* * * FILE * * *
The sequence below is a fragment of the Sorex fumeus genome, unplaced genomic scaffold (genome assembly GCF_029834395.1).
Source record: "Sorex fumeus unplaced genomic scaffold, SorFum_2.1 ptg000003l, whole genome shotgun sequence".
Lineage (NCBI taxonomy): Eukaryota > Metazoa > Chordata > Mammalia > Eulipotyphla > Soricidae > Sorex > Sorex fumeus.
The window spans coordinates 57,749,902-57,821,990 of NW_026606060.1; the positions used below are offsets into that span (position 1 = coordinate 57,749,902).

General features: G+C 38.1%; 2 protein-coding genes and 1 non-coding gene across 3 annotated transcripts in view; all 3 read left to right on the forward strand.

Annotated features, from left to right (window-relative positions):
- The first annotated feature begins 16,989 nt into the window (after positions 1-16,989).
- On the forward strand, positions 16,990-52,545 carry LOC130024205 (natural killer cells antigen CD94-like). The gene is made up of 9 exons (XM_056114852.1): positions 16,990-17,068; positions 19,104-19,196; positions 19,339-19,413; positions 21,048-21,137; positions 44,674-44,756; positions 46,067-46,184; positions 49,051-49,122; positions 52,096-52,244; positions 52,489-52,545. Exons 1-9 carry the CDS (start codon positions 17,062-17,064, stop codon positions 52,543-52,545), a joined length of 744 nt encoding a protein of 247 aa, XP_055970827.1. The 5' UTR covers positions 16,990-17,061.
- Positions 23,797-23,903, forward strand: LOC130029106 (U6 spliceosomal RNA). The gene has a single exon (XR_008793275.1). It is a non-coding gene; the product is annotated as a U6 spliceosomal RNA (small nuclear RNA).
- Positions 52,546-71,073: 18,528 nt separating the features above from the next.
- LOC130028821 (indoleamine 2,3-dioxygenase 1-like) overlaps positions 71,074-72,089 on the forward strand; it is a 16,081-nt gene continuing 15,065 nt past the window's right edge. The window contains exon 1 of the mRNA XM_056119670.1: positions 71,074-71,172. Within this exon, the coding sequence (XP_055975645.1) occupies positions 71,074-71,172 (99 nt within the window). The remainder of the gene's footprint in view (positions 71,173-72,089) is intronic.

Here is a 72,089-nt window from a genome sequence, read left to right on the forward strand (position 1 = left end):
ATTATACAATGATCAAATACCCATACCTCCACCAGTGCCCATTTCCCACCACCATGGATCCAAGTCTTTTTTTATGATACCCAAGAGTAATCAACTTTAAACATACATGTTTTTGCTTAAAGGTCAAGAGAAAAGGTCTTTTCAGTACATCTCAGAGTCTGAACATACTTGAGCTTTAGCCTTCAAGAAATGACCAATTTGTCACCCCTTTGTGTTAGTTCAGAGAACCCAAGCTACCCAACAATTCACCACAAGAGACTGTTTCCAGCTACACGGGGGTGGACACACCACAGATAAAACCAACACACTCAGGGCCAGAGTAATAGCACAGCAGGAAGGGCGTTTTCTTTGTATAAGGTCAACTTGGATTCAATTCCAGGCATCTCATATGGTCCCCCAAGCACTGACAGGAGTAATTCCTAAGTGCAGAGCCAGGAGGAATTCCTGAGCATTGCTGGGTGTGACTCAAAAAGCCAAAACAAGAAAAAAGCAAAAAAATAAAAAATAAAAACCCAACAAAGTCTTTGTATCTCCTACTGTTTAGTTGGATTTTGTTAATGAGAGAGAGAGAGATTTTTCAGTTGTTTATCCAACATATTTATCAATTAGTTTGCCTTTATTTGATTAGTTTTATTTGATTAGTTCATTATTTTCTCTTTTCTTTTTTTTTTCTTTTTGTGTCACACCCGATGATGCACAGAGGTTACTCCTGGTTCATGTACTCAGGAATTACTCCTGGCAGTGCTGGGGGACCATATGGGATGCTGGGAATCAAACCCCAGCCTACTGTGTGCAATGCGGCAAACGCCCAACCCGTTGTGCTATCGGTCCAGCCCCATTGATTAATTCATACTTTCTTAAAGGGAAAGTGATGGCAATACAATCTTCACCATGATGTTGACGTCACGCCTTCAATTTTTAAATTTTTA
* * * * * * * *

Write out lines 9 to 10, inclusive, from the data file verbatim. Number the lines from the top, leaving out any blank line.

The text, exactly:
- Positions 23,797-23,903, forward strand: LOC130029106 (U6 spliceosomal RNA). The gene has a single exon (XR_008793275.1). It is a non-coding gene; the product is annotated as a U6 spliceosomal RNA (small nuclear RNA).
- Positions 52,546-71,073: 18,528 nt separating the features above from the next.